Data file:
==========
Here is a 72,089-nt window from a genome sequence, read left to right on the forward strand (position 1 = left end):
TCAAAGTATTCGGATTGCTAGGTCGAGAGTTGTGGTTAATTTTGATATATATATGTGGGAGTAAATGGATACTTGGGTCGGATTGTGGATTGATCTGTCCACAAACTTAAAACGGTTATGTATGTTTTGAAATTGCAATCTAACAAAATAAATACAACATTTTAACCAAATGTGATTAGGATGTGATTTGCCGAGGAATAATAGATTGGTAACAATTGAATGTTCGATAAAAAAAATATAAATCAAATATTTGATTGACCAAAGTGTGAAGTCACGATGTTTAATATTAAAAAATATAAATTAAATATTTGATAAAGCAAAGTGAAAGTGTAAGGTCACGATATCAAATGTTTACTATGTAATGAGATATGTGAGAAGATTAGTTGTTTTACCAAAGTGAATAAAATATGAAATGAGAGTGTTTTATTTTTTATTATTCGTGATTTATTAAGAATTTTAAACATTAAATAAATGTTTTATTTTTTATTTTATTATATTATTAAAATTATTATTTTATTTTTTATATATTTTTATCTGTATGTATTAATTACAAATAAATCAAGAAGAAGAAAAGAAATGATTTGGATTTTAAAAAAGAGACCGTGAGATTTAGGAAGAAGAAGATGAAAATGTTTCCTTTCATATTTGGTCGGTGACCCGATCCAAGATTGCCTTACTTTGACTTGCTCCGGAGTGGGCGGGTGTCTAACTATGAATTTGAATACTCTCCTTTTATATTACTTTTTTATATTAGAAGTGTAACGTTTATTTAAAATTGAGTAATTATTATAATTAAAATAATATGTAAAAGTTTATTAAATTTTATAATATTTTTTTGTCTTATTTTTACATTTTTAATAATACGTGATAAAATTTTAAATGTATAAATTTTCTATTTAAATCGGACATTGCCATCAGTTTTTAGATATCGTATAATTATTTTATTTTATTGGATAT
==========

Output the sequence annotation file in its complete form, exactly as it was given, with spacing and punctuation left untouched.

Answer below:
Here is a 72,089-nt window from a genome sequence, read left to right on the forward strand (position 1 = left end):
TCAAAGTATTCGGATTGCTAGGTCGAGAGTTGTGGTTAATTTTGATATATATATGTGGGAGTAAATGGATACTTGGGTCGGATTGTGGATTGATCTGTCCACAAACTTAAAACGGTTATGTATGTTTTGAAATTGCAATCTAACAAAATAAATACAACATTTTAACCAAATGTGATTAGGATGTGATTTGCCGAGGAATAATAGATTGGTAACAATTGAATGTTCGATAAAAAAAATATAAATCAAATATTTGATTGACCAAAGTGTGAAGTCACGATGTTTAATATTAAAAAATATAAATTAAATATTTGATAAAGCAAAGTGAAAGTGTAAGGTCACGATATCAAATGTTTACTATGTAATGAGATATGTGAGAAGATTAGTTGTTTTACCAAAGTGAATAAAATATGAAATGAGAGTGTTTTATTTTTTATTATTCGTGATTTATTAAGAATTTTAAACATTAAATAAATGTTTTATTTTTTATTTTATTATATTATTAAAATTATTATTTTATTTTTTATATATTTTTATCTGTATGTATTAATTACAAATAAATCAAGAAGAAGAAAAGAAATGATTTGGATTTTAAAAAAGAGACCGTGAGATTTAGGAAGAAGAAGATGAAAATGTTTCCTTTCATATTTGGTCGGTGACCCGATCCAAGATTGCCTTACTTTGACTTGCTCCGGAGTGGGCGGGTGTCTAACTATGAATTTGAATACTCTCCTTTTATATTACTTTTTTATATTAGAAGTGTAACGTTTATTTAAAATTGAGTAATTATTATAATTAAAATAATATGTAAAAGTTTATTAAATTTTATAATATTTTTTTGTCTTATTTTTACATTTTTAATAATACGTGATAAAATTTTAAATGTATAAATTTTCTATTTAAATCGGACATTGCCATCAGTTTTTAGATATCGTATAATTATTTTATTTTATTGGATAT